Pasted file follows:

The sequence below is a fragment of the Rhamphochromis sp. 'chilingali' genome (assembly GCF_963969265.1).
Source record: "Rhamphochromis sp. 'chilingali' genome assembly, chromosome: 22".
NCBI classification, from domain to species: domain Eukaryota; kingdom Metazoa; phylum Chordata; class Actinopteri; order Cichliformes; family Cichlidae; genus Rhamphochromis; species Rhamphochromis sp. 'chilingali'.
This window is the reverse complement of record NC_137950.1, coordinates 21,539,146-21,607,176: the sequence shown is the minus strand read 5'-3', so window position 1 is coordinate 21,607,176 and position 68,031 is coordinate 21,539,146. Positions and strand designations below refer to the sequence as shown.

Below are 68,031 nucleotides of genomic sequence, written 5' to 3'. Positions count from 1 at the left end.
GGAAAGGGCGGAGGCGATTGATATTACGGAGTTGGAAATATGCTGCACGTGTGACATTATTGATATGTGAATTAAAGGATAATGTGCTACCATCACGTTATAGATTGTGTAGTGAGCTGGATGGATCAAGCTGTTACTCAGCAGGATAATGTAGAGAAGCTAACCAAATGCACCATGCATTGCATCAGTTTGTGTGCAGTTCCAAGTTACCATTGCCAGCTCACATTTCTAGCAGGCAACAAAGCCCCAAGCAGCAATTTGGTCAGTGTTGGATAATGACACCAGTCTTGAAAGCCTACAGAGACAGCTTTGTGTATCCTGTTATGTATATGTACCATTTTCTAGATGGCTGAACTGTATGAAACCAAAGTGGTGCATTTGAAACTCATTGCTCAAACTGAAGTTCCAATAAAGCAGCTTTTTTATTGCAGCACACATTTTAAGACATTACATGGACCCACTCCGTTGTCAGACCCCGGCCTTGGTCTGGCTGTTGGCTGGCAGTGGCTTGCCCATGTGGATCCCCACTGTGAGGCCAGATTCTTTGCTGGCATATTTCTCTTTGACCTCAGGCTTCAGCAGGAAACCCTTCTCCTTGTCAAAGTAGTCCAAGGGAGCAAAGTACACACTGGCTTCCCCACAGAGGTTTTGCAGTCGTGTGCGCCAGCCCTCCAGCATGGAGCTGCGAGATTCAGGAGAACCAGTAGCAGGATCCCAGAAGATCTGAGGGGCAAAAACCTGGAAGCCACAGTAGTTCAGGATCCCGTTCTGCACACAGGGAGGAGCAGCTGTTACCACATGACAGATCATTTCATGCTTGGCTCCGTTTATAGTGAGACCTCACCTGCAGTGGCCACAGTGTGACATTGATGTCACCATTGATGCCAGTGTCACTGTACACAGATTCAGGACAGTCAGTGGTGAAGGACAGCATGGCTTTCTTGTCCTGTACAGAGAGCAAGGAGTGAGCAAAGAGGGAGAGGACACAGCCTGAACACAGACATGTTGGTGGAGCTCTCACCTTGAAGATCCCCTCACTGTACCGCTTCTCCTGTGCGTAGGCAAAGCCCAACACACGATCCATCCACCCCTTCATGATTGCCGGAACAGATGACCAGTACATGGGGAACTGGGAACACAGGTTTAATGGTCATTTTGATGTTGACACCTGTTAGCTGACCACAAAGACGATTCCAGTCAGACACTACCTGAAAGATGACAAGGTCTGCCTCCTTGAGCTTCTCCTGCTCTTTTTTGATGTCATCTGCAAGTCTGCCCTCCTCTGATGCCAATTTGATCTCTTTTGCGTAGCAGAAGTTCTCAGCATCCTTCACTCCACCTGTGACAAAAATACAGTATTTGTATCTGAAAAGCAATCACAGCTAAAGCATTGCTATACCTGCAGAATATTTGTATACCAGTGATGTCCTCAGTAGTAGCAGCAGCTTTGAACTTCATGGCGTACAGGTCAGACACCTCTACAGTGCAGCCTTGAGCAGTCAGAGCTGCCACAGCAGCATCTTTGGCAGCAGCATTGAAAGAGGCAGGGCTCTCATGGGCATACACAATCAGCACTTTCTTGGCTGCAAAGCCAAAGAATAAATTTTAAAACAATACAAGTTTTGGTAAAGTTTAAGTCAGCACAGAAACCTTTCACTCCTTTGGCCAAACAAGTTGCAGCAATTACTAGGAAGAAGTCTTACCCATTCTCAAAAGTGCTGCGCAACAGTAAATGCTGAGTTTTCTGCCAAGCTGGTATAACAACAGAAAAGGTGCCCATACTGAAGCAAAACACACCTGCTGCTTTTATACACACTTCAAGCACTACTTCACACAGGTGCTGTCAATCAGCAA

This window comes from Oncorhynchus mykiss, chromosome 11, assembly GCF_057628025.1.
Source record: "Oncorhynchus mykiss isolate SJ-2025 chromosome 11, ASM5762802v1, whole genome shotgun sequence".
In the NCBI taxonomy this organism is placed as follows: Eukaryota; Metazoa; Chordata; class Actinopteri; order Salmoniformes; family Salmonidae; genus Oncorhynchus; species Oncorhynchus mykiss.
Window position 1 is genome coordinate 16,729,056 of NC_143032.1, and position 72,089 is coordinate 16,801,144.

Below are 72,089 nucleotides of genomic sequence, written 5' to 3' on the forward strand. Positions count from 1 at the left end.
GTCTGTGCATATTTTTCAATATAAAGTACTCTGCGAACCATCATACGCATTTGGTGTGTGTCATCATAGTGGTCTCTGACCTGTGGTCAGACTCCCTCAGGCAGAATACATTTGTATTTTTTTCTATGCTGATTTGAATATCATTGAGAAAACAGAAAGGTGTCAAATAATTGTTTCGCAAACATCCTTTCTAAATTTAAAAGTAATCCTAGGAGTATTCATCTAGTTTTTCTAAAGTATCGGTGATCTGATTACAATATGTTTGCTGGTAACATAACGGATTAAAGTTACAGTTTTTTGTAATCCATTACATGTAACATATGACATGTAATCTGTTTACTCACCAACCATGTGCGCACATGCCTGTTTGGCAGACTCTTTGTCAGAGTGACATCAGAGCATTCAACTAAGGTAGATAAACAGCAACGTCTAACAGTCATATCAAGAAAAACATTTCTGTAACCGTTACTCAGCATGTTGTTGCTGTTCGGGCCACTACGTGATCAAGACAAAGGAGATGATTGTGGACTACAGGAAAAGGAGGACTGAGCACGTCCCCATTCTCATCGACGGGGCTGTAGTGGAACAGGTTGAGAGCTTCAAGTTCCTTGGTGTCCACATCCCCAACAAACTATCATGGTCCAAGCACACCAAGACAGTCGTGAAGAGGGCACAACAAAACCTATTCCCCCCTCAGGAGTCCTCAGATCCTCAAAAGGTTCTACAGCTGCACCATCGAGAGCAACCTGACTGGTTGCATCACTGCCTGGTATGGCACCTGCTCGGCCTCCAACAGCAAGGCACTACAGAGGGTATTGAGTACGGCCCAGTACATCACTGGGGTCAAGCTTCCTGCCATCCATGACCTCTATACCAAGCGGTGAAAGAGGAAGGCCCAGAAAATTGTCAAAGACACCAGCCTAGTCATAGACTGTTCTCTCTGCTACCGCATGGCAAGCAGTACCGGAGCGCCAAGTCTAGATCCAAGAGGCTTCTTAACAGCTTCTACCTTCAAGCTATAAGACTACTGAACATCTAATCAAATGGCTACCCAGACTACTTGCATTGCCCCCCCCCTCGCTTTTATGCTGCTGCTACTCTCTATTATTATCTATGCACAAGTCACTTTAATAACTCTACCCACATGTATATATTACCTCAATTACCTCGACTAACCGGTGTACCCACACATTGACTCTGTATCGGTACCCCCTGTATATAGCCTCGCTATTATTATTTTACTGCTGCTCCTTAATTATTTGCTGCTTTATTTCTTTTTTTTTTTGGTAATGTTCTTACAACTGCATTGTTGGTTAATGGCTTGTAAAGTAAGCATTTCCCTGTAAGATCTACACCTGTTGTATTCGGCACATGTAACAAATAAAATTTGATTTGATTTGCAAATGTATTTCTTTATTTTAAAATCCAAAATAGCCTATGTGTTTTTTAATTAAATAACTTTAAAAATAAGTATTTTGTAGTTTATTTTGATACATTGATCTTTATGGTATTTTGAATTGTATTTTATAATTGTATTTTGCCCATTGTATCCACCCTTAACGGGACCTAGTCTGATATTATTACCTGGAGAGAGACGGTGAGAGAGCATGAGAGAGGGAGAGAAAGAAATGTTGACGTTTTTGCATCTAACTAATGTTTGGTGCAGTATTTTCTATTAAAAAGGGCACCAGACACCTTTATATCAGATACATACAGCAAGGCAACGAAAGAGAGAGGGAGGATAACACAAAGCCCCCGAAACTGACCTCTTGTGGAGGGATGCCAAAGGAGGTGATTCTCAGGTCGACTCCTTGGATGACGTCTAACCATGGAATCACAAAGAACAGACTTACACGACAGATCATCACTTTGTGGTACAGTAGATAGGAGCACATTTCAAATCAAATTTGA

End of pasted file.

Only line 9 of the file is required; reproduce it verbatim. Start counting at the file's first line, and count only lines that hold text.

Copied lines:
In the NCBI taxonomy this organism is placed as follows: Eukaryota; Metazoa; Chordata; class Actinopteri; order Salmoniformes; family Salmonidae; genus Oncorhynchus; species Oncorhynchus mykiss.